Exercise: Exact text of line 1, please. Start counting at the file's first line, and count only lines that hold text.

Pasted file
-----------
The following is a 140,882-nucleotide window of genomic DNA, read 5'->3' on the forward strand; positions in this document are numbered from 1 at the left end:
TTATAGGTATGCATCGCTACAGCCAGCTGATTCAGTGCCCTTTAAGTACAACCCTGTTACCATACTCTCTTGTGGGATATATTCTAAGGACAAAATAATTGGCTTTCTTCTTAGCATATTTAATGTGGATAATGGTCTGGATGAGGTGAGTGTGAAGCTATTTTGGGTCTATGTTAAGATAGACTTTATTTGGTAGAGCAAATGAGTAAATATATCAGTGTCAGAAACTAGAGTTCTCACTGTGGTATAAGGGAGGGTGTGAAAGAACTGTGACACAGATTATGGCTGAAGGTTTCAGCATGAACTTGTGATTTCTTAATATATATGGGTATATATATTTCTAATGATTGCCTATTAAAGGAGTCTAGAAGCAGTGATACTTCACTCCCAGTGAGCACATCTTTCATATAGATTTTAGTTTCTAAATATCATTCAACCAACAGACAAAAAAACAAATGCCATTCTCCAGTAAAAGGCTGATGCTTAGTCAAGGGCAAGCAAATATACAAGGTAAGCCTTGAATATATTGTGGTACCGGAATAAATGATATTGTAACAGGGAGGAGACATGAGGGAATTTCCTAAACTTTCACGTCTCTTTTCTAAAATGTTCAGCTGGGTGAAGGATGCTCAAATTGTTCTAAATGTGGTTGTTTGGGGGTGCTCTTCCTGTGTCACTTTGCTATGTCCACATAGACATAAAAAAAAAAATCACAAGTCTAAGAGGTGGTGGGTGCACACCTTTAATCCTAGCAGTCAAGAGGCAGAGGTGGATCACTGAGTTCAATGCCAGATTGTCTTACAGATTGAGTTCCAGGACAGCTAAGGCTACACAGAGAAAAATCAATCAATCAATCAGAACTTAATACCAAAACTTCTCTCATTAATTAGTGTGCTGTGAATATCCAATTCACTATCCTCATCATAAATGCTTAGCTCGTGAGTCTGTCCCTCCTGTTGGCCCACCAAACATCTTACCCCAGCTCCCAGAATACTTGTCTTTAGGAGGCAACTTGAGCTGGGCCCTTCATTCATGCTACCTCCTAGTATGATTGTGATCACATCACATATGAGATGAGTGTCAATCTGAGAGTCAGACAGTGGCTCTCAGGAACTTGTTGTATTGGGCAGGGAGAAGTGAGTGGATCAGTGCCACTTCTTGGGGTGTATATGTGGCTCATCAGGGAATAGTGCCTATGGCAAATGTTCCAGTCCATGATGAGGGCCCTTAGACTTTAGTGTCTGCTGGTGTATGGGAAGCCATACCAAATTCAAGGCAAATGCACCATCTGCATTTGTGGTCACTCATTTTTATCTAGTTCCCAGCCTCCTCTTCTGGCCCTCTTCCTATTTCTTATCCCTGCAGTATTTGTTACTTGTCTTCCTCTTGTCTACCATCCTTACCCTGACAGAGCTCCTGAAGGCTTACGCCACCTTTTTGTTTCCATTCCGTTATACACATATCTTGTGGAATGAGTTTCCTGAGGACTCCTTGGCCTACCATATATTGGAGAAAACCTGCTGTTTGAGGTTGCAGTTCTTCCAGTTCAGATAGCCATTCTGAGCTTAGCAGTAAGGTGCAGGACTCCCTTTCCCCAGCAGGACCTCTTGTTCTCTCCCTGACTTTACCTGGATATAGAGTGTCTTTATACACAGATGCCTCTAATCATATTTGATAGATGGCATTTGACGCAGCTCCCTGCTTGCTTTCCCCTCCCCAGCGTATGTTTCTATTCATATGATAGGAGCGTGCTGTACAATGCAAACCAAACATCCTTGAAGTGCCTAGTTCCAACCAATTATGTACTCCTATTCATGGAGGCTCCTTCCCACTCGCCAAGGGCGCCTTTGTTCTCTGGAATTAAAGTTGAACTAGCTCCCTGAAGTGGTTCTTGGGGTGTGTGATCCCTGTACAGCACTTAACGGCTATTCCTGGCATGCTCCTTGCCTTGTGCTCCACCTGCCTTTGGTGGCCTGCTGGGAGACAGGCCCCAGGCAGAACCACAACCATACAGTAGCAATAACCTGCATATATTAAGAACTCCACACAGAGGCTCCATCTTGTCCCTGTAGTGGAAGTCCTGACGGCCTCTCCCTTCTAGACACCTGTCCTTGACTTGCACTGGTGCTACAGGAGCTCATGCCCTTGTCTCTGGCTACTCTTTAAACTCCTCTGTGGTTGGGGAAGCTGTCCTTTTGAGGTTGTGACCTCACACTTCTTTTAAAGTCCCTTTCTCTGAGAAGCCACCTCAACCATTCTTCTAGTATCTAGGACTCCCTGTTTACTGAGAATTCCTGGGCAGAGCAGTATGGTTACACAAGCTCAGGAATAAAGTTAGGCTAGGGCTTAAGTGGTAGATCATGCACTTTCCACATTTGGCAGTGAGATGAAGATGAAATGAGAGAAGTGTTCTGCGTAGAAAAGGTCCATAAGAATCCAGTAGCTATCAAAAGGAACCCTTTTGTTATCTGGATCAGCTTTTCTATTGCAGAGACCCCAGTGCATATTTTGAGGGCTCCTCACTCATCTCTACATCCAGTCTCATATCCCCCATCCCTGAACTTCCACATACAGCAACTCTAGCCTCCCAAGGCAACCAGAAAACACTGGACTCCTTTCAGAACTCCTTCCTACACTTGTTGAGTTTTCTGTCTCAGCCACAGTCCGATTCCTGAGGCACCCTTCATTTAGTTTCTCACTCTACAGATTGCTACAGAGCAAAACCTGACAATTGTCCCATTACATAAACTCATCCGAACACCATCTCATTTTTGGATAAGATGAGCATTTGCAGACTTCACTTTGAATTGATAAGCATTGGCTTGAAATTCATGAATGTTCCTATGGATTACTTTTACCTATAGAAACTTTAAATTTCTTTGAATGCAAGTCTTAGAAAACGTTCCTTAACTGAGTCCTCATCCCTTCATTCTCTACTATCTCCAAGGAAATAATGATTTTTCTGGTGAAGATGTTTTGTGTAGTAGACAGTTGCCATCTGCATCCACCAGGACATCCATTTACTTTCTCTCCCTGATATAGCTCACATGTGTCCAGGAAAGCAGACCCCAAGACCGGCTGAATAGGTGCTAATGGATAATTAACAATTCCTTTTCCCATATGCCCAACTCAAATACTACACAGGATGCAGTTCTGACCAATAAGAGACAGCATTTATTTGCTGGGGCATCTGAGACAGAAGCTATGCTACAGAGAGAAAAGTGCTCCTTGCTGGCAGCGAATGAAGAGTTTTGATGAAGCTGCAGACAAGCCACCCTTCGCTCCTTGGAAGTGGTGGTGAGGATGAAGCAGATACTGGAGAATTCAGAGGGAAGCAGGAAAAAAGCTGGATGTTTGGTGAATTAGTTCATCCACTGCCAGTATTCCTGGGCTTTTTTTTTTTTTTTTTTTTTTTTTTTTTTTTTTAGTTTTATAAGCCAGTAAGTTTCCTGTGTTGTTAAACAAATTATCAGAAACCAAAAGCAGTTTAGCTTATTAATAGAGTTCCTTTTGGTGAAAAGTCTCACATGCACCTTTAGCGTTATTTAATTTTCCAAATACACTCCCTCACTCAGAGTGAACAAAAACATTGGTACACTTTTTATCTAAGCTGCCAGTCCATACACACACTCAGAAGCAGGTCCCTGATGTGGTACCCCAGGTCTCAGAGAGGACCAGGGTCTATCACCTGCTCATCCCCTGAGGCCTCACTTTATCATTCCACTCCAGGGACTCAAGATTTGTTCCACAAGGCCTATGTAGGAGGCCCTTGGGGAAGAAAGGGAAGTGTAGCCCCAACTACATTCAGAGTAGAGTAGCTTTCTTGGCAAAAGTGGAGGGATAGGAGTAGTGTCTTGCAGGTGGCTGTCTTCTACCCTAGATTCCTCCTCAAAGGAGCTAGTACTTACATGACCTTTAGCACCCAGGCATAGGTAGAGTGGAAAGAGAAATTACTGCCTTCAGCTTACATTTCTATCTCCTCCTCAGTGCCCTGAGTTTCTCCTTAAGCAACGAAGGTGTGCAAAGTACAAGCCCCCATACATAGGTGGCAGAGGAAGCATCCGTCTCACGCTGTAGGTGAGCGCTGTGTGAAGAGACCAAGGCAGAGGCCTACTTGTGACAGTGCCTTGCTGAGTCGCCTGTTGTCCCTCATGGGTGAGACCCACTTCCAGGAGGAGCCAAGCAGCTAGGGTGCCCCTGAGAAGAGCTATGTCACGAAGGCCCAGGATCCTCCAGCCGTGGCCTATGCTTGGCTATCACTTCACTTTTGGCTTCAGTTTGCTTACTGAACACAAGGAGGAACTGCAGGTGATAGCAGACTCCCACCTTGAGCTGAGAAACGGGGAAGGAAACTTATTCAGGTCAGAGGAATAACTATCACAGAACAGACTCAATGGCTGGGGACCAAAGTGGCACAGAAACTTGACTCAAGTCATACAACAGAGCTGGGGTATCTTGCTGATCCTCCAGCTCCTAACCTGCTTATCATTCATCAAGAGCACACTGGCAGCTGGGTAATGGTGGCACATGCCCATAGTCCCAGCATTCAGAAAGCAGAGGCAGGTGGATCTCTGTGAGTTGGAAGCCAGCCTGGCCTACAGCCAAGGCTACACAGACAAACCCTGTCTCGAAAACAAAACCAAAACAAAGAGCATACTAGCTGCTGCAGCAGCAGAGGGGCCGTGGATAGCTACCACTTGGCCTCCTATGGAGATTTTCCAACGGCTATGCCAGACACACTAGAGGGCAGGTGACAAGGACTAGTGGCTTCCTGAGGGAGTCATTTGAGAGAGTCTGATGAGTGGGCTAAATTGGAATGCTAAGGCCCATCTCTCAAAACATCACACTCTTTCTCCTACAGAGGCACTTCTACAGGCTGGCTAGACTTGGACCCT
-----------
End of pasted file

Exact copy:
The following is a 140,882-nucleotide window of genomic DNA, read 5'->3' on the forward strand; positions in this document are numbered from 1 at the left end: